For part two, we're featuring another cornerstone recipe from the book: Direct Country-Style Bread. The only leavener here is instant yeast, so production time is considerably shortened. The relative lack of flavor compared to long-proofed doughs is offset by the use of whole grains. Courtesy of The Cooking Lab, here's that recipe (extracted from the book and reformatted for purposes of this contest):
       




    • By Raamo
      HOST'S NOTE: This post and those that follow were split off from the pre-release discussion of Modernist Bread.
      *****
       
      Figured I don't need to dump all this into the contest thread - so I'll post here.  My journey to making my first MC loaf.
       
      Her's the poolish after >12 hours:

       
       
      Not pictured - water with yeast in it below the bread flour and poolish

       
      That went into the mixer and not long later I had a shaggy mass:
       

       
      That rested for a while - then mixed until medium gluten formation - a window pane that was both opaque and translucent (no picture for that slightly messy part)
       
      Folded and rested, folded and rested, I think this is 1/2 the mass now ready to rest one final time.
       

       
      Proofed it in the oven - I have a picture of that but it's just foggy window oven
       
      Then it went into the oven, here it is at max temp - 450 with steam turned on.
       

       
      Completed loaf:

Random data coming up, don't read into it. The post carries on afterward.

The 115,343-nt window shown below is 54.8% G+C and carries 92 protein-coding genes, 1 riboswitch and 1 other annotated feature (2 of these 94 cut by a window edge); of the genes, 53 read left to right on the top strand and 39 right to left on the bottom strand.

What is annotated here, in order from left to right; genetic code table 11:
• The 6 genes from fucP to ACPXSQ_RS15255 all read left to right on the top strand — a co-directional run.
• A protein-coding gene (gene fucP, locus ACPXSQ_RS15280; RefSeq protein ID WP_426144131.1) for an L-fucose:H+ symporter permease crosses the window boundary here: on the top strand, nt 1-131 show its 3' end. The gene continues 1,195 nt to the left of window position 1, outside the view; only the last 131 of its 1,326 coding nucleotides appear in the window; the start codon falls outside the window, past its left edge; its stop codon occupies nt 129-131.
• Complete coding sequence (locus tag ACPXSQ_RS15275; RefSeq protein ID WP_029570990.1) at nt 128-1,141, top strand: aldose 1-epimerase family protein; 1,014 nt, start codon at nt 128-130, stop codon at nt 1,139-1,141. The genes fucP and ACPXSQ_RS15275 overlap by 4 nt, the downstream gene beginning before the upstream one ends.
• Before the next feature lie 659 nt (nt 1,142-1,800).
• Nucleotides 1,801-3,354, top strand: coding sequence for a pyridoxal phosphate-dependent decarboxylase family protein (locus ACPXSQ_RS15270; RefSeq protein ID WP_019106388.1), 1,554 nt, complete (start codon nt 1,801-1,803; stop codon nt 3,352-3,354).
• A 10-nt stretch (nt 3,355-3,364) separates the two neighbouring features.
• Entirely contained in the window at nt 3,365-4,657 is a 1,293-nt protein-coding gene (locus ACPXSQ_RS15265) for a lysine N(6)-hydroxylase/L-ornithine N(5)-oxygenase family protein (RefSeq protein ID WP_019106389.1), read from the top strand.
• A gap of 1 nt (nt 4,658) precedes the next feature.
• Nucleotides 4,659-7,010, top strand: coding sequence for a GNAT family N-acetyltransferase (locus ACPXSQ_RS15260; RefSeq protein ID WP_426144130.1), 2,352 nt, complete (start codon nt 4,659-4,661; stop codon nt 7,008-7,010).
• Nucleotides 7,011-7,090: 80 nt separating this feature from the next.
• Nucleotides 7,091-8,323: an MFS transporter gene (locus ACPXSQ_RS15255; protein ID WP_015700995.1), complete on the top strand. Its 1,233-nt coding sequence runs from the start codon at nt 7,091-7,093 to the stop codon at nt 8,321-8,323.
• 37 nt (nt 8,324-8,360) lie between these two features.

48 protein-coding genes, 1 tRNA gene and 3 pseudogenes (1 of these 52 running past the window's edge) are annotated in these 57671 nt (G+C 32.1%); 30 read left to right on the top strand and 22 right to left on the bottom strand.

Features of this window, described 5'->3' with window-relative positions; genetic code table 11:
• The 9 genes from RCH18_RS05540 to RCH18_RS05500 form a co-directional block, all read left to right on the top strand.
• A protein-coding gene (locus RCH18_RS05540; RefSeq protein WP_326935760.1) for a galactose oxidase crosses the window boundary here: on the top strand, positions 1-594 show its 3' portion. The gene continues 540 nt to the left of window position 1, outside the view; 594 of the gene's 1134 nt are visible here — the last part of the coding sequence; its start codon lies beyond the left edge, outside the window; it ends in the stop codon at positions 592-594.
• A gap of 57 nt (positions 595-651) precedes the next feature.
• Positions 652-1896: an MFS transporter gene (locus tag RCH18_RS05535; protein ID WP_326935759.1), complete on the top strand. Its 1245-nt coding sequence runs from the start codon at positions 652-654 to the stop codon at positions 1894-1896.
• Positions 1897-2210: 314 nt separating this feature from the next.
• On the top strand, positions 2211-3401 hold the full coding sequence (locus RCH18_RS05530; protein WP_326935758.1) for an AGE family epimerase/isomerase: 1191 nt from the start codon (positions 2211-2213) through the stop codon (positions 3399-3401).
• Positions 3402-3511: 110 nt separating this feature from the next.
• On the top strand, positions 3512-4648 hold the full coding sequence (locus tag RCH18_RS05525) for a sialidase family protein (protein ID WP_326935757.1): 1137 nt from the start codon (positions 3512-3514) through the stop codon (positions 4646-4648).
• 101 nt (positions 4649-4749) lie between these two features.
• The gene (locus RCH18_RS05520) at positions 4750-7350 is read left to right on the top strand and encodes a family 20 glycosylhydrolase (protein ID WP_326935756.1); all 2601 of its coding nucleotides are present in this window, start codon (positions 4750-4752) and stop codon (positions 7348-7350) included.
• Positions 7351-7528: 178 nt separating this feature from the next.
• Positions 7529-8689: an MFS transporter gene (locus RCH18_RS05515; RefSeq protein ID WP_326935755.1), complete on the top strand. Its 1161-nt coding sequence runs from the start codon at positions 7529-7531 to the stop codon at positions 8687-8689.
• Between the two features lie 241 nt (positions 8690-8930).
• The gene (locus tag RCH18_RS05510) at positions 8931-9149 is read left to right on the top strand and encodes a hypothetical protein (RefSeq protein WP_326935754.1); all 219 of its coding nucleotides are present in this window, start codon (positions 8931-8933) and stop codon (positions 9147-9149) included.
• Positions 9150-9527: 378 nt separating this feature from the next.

\
       
      And the crumb - this is awesome bread:

       
    • By Chris Hennes
      Next week marks the official release of the highly-anticipated Modernist Bread by Nathan Myhrvold and Francisco Migoya. The eGullet Society for Culinary Arts & Letters is excited to provide you with the opportunity to win a copy of the book. The Cooking Lab has provided us with a couple of other prizes that will go to a second and third winner: second place will win an autographed poster and calendar, and third place will receive an autographed poster. They are also providing an autographed bookplate for the first place winner's copy of Modernist Bread. The rules are simple: we are going to post recipes from the book that the team at The Cooking Lab has graciously provided for this purpose. To enter into the contest, you need to bake one or more of these recipes and post about them in the official contest topics by the end of November 2017. Winners will be drawn at random from those posting pictures and descriptions of their completed loaves. Complete rules and other details can be found here.
       
      For our first recipe, we're starting with a cornerstone recipe from the book: French Lean Bread. I've personally made this one and it's both delicious and completely approachable by anyone with an interest in this book. Courtesy of The Cooking Lab, here's that recipe (extracted from the book and reformatted for purposes of this contest):
       





       
      The recipes in this book tend to rely on information presented more extensively earlier in the books, so if anything isn't clear enough here please ask and Dave and I will do our best to answer your questions (we've had early digital access to the books for the last month or so).
       
      ETA: Here's what my first go at the recipe sounded like coming out of the oven...
       
  • Recently Browsing   0 members

    No registered users viewing this page.

×